Once relatively weak glass members are effectively filtered out of a production line, process flow proceeds to step 221 in which post processing is performed on each qualified glass window. In other words, glass windows that meet qualification standards, e.g., strength standards, for use in an electronic device are further processed as appropriate. Post processing steps may be widely varied, and may include, but are not limited to including, chemical strengthening, polishing, cleaning, printing, curing, and/or further testing. As will be appreciated by those skilled in the art, by performing post processing steps on substantially only those relatively strong glass members that qualify for use, the time and expense associated with post processing relatively weak glass members may be saved. Upon performing post processing on qualified glass windows, the process of producing glass windows is completed.

As previously mentioned, the methods of testing a glass window, e.g., applying a thermal shock to a glass window, may vary. With reference to FIG. 3A, a first method of testing glass windows, e.g., step 213 of FIG. 2, that includes applying a thermal shock to the glass windows in accordance with an embodiment of the present invention. A process 213′ of testing glass windows begins at step 305 in which glass windows are obtained. Obtaining glass windows may include placing glass windows that result from a production sequence or run into a supporting structure such as a rack.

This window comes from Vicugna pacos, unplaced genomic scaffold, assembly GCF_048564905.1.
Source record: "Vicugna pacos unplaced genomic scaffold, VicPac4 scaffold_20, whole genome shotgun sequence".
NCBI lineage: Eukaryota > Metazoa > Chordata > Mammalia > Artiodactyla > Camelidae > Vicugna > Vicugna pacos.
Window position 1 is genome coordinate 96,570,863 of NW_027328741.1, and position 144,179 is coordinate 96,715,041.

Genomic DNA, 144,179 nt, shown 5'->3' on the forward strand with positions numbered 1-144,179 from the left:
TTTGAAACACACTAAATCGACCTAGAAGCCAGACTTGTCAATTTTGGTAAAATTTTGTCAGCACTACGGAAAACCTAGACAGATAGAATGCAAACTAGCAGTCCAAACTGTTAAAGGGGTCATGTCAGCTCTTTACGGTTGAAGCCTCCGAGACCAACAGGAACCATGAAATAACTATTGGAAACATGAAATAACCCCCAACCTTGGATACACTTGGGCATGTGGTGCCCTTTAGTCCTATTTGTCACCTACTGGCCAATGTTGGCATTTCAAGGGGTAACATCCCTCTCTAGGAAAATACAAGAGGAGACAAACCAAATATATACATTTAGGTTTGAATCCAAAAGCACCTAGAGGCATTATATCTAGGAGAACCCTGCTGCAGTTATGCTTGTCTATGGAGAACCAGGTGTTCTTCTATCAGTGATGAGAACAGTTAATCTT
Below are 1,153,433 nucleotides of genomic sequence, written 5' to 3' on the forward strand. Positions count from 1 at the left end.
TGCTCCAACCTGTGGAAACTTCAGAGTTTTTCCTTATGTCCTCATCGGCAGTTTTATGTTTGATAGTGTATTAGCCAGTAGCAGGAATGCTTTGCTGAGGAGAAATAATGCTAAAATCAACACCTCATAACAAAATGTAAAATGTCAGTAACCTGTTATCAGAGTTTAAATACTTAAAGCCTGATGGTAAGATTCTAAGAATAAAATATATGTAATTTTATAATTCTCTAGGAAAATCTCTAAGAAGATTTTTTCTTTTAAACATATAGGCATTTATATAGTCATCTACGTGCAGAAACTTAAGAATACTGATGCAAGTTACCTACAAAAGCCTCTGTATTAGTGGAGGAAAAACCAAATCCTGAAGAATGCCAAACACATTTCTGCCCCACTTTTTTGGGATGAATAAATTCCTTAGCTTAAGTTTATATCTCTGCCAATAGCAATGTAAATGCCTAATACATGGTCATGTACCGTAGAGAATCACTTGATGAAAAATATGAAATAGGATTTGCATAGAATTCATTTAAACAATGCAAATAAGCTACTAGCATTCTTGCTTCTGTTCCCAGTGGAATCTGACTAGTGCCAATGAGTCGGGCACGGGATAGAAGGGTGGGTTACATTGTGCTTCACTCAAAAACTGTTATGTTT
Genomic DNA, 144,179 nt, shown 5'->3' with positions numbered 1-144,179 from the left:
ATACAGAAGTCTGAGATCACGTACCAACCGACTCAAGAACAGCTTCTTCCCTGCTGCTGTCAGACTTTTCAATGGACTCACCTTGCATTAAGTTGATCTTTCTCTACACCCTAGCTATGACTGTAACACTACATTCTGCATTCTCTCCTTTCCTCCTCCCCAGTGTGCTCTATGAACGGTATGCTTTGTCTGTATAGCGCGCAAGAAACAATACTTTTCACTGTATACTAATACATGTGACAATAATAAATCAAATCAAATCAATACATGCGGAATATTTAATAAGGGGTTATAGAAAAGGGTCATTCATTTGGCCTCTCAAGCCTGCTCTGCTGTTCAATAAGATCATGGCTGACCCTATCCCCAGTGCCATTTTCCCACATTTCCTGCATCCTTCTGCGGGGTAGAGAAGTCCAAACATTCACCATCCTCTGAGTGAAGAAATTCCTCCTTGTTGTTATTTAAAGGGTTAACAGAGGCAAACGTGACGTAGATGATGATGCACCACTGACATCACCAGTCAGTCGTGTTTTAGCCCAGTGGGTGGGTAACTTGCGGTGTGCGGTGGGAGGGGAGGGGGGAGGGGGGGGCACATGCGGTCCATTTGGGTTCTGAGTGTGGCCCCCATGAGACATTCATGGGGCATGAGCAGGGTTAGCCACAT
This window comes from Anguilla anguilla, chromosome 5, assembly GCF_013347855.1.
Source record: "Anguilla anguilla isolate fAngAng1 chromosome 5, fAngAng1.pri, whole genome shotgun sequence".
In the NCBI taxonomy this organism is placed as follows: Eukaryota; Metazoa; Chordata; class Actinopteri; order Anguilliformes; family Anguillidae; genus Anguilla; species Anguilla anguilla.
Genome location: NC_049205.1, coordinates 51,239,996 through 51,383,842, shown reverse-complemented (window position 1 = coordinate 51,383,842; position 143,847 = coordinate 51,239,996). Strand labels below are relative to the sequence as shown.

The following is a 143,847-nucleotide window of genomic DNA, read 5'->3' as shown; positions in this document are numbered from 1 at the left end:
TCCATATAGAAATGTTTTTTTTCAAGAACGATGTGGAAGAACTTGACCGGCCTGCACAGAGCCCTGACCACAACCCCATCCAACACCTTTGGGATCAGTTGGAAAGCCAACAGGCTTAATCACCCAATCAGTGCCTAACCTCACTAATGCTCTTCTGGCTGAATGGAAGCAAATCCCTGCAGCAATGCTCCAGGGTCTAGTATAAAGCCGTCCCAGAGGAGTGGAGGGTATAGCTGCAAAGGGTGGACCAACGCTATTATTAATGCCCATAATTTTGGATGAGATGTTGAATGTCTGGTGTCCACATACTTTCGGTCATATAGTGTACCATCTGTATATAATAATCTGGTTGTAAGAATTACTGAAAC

After the glass windows are obtained, the glass windows are heated to a predetermined temperature in step 309. Heating the glass windows may include placing the glass windows in an oven or heating apparatus. The predetermined temperature may correspond to a temperature correlated with desired mechanical properties, as will be discussed below with reference to FIG. 7. That is, the predetermined temperature may be determined using an experimental process. The predetermined temperature may vary widely. For instance, the predetermined temperature may be below approximately 200 degrees Celsius (C), as for example in the range between approximately 100 degrees C. and approximately 150 degrees C. or in the range between approximately 125 degrees C. and approximately 150 degrees C. In addition, the predetermined temperature may be approximately 150 degrees C., approximately 125 degrees C., or approximately 100 degrees C.

Once the glass windows are heated to the predetermined temperature, the heated glass windows are rapidly cooled in step 313 for a predetermined amount of time. Rapidly cooling the heated glass windows may include subjecting the heated glass windows to a medium that has a particular temperature. For example, the heated glass windows may be quenched or otherwise submerged in cold medium such as water. The temperature of the medium may be widely varied. In one embodiment, the temperature of the water is substantially synchronized with the predetermined temperature to which the heated parts were heated in step 309 in order to obtain desired mechanical properties for the glass members. That is, a particular gradient between the temperature to which the glass windows are heated and the cooling temperature may be maintained. Alternatively, the temperature of the cooling medium may be substantially independent of the temperature to which the glass windows are heated. By way of example, the temperature of the cooling medium may be between approximately zero degrees C and ten degrees C.